Local Obituaries

Pop-A-Shot inventor was a coach, Olympian and six-time hall-of-famer

If you have ever played electronic basketball in an arcade, bar or basement man cave, you have Ken Cochran to thank.

He’s the basketball coach who invented the game while recovering from heart bypass surgery.

Mr. Cochran, whose Marymount Spartans in Salina won 106 consecutive home games from 1970 to 1978 and who created the Pop-A-Shot in 1981, died Sunday in Joplin, Mo. Mr. Cochran, who also founded the Heart of America Sports Camps, was 84 years old.

A funeral service is being planned in Joplin for January.

He was born in Pratt on Dec. 16, 1932 during the height of the Great Depression. His family moved to Joplin, where he graduated from high school in 1950. He received his bachelor’s degree in 1955 from the Kansas State Teachers College of Pittsburg and his masters from the Kansas State College of Pittsburg in 1959.

“He played sports in school and was a really good baseball player,” said his daughter, Susan Cochran, who lives in Chicago.

In fact, Mr. Cochran played baseball in the 1956 Olympics. That game was an exhibition between the United States and Australia in Melbourne, Australia. He was the starting catcher.

He was a high school coach for seven years before going to Salina in 1963 and coaching basketball and baseball at Kansas Wesleyan. He moved on to Marymount when the Catholic college became co-ed, and turned its basketball team into a national powerhouse.

The Spartans went on to win five NAIA district titles and finished second six times. In November 1975, the Russian Olympic team played Marymount during their 14-game U.S. tour. The Russians won, 78-75.

He recruited aggressively on the East Coast. He mailed postcards to high school coaches to build lists of potential players and offered scholarships.

Along the way, he also ran Heart of America boys and girls sports camps in Salina, providing thousands of kids in the Midwest a chance to learn to play basketball and volleyball

Cochran said it wasn’t unusual for the family to take vacations to Disneyland and look into the crowd and sometimes see Heart of America red, white and blue T-shirts with a bald eagle grasping in one claw a basketball and a volleyball in the other.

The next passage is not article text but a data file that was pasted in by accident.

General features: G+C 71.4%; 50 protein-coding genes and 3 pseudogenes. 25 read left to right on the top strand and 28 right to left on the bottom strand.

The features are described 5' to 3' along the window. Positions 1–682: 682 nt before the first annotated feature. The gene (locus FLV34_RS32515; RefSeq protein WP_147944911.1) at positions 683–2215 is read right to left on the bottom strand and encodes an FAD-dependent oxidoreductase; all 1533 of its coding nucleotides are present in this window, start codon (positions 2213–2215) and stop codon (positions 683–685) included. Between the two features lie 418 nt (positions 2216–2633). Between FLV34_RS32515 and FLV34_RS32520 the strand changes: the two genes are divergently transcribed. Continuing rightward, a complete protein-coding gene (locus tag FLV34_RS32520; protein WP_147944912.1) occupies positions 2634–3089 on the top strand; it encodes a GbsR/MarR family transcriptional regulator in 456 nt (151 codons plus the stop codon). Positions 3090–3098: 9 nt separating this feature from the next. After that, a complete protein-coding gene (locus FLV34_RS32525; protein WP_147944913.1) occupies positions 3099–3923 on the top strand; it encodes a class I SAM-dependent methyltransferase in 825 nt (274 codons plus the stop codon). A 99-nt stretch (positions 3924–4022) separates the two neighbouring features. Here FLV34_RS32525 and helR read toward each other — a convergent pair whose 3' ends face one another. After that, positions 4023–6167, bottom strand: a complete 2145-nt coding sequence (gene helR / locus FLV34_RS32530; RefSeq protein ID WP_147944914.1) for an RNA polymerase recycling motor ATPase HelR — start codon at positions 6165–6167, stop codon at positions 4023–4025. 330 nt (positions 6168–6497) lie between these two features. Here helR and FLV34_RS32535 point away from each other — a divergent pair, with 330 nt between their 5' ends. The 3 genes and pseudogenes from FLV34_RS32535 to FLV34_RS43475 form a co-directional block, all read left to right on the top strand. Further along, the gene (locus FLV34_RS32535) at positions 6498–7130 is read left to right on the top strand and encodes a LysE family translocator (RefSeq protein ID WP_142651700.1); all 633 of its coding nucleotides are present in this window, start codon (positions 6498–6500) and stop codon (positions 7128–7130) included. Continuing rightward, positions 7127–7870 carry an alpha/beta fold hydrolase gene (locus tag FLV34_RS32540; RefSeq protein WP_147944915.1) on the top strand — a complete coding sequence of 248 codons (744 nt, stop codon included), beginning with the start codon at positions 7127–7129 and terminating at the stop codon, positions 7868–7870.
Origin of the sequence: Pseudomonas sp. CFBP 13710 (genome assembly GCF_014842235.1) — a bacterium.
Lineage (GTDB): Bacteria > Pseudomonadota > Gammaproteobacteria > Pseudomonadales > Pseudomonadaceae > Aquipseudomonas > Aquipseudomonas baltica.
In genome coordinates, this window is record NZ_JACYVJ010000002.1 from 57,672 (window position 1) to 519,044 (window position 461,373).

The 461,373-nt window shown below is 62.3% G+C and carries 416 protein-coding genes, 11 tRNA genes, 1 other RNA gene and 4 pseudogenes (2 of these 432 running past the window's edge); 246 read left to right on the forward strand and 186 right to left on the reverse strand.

“My dad taught a lot of people,” Susan Cochran said. “He taught them how to live life in a respectable and compassionate way. He cared about us and his players. He might have come across as a hard-ass coach but he had a heart of gold.

“He taught us that all people were equal. And that’s how he lived his life. He believed every life was of worth.”

Mr. Cochran has been inducted into six halls of fame – NAIA, Kansas Sports, Kansas Basketball Coaches Association, Kansas Wesleyan, Graceland College and Joplin, Mo.

His friends remember he was a man who – when it looked like life had turned against him – always looked for options.

Case in point: In 1981, at age 48, Mr. Cochran suffered from heart problems and realized he would have to give up coaching. He looked for a way to make money. As he lay recovering from surgery in a hospital, he came up with Pop-A-Shot and took the game on the road, even creating a national championship for it.

“He is really one of the legacy people of (Marymount) school,” said Jordan Poland, director of the Kansas Sports Hall of Fame. “He was a hell of a basketball coach. You don’t win 106 consecutive (home) games without knowing what you are doing.”

Ann Parr, whose husband was a close friend of Mr. Cochran and who often refereed games at Marymount, remembers the two of them. They were inducted into the Kansas Sports Hall of Fame together in 2005. Jack Parr died in 2015.

“He was a very good coach because he was so determined,” Parr said. “One night Jack was officiating and Ken kept coming out on the floor. Jack finally said, ‘I am going to give you a technical for every step you take getting back to your seat.’ Ken turned to his team and asked them to bring him a chair and carry him back.

“That’s the kind of guy he was – never without options.”

Mr. Cochran is survived by his wife, Peggy; son, Steve and two daughters, Susan and Dana.

Beccy Tanner: 316-268-6336, @beccytanner

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